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    I'll bet she could have and would have seen you if she had been paying proper attention. A lot of people drive as if they have blinders on, only looking at a narrow field directly in front of them. I see it all the time when I walk. I will be crossing a two lane street in the crosswalk in broad daylight and a driver will approach the intersection in the far lane and not realize I am there until I am pretty much directly in front of them. There is nothing preventing them from seeing me--from seeing the light reflecting from my body, which is what makes me visible. They simply are not looking.

  10. #10
    Starting over CraigB's Avatar
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    Quote Originally Posted by indyfabz View Post
    I'll bet she could have and would have seen you if she had been paying proper attention. A lot of people drive as if they have blinders on, only looking at a narrow field directly in front of them. I see it all the time when I walk. I will be crossing a two lane street in the crosswalk in broad daylight and a driver will approach the intersection in the far lane and not realize I am there until I am pretty much directly in front of them. There is nothing preventing them from seeing me--from seeing the light reflecting from my body, which is what makes me visible. They simply are not looking.
    Selective focus is what I like to call that, and I think it's what caused my run-in. In my case, my wife and cousin were also on bikes, about 50 yeards behind me, and the young lady driving the car, I believe, looked to her extreme left for vehicular traffic, saw those two on bikes and decided to get into the road (without stopping) before they got there so she wouldn't get stuck behind them. Unfortunately, I was right in front of her when she saw them and made her idiotic decision.

    BTW, magohn, I don't mean to derail the thread from your encounter - just trying to add to the conversation.
    Last edited by CraigB; 12-21-11 at 07:47 AM.
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  11. #11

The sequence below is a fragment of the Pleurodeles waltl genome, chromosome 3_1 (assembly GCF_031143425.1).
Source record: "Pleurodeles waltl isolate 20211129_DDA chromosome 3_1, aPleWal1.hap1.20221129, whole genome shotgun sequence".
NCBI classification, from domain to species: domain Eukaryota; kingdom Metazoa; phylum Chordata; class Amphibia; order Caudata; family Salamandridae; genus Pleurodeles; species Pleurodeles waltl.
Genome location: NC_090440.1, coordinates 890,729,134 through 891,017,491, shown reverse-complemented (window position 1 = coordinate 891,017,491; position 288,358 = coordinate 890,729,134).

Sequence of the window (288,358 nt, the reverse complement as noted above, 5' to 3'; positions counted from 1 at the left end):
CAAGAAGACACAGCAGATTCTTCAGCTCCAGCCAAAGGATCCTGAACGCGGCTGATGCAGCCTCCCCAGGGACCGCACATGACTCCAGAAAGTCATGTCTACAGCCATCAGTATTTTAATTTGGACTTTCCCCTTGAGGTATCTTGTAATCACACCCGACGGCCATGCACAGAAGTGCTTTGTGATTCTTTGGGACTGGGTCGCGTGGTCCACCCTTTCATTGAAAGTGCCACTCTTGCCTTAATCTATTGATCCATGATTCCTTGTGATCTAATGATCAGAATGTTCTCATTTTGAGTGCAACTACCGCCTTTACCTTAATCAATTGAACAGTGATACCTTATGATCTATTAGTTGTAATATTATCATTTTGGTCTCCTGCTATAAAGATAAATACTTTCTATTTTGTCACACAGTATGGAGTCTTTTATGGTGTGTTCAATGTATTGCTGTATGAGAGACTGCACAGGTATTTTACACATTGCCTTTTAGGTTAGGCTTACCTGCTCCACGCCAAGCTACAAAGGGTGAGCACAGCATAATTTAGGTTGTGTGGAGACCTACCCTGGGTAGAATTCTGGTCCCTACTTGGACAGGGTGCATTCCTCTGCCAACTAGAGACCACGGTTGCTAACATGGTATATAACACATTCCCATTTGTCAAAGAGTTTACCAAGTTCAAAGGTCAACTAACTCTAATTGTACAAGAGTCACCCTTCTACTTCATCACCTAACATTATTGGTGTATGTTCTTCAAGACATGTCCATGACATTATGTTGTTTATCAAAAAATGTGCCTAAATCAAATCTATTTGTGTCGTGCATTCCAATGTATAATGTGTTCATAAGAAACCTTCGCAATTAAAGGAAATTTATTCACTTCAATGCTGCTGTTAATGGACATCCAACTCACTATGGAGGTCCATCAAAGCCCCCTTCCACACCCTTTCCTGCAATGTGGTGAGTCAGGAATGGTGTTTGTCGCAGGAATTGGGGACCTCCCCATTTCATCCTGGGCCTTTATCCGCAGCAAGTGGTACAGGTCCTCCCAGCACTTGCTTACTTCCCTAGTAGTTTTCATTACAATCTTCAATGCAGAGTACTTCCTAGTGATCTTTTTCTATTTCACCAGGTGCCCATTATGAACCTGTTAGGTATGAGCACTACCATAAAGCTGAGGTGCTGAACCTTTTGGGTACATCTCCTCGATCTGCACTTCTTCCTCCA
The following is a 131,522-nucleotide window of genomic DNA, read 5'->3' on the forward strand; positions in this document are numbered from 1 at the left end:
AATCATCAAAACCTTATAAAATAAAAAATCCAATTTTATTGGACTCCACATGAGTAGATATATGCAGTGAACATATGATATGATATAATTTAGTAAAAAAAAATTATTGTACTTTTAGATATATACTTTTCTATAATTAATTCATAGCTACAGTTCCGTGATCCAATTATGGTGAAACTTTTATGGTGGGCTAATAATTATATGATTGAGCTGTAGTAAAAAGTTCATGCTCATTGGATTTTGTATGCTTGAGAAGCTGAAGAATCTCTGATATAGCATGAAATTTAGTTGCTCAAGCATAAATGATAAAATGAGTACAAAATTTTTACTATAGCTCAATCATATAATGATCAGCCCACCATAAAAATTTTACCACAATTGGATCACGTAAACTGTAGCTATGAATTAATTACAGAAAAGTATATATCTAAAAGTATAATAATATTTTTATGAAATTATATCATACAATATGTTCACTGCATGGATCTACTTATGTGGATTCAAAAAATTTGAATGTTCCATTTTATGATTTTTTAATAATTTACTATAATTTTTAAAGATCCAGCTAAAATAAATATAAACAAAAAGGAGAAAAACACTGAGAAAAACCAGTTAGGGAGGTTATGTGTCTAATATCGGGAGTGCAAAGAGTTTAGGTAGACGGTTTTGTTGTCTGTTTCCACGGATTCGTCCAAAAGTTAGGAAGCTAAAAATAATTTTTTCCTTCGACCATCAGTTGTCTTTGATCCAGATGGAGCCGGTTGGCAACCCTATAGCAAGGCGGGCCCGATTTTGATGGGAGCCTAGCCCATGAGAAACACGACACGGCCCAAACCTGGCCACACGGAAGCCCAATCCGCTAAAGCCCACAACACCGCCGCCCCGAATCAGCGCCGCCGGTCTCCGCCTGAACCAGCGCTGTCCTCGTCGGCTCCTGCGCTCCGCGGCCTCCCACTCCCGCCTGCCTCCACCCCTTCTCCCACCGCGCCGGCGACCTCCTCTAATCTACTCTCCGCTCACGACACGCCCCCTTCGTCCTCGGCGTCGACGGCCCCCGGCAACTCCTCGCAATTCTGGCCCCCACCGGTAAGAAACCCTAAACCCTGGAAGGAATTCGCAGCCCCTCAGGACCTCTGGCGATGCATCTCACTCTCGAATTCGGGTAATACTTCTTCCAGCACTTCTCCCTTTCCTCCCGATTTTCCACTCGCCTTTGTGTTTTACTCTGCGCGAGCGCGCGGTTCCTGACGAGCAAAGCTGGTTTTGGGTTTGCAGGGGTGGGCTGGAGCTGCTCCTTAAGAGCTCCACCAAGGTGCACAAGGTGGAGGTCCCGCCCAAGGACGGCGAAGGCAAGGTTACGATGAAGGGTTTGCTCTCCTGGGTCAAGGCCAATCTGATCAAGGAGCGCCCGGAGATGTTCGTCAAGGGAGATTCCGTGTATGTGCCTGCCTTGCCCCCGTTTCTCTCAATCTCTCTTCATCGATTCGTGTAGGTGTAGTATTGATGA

A square going nowhere psalm's Avatar
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    I always assume they don't see me, even if I'm stopped next to them. Unless they wave at me, or say something, I imagine they don't know I'm there. Oh and BTW, I never tell my wife about any close encounter.
    01:20:23:00
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  12. #12
    Senior Member Black wallnut's Avatar
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    Glad to hear she saw you in time to avoid hitting you. The next motorist may not see you because of being blinded by some rascall on a motorcycle with his high beams on causing tempory spot blindness due to having a cataract too small to remove. Not to derail the thread but driving with high beams on is just flat dangerous and counter productive; when you blind an oncomming driver I hope you are the only grease splatter he makes.


    Mark

  13. #13
    Senior Member magohn's Avatar
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    Quote Originally Posted by CraigB View Post
    Selective focus is what I like to call that, and I think it's what caused my run-in. In my case, my wife and cousin were also on bikes, about 50 yeards behind me, and the young lady driving the car, I believe, looked to her extreme left for vehicular traffic, saw those two on bikes and decided to get into the road (without stopping) before they got there so she wouldn't get stuck behind them. Unfortunately, I was right in front of her when she saw them and made her idiotic decision.

    BTW, magohn, I don't mean to derail the thread from your encounter - just trying to add to the conversation.
    No derailment whatsoever - anything that makes us think a little harder about safety the better. As for me, yes, I was dumb to believed she noticed me. I certainly "lived and learned".
    It did amaze me though as the area has no street lights for this 1/2 mile and so my lights were just amazingly bright and SO visible for a 100yds at least. I was literally a huge bubble of light - and she saw nothing until I was directly in front of her and I mean DIRECTLY! She actually accelerated as she left her drive and entered the road and at that time I was within 2 feet of her. The front of her car was an inch from my right leg by the time she stopped. If I did not swerve to the left she would have hit me for sure.

    I do wonder, if she did run over me - would she have stopped

  14. #14
    Loves to suffer freighttraininguphill's Avatar
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    Wow! So glad you weren't hit! This is proof that some drivers have tunnel vision. There have been a couple incidents around here where a motorist hit a fire truck that was rolling Code 3 with lights and sirens blaring! If people are so oblivious that they can't see a huge lit-up loud fire truck, what chance do us tiny cyclists have?

  15. #15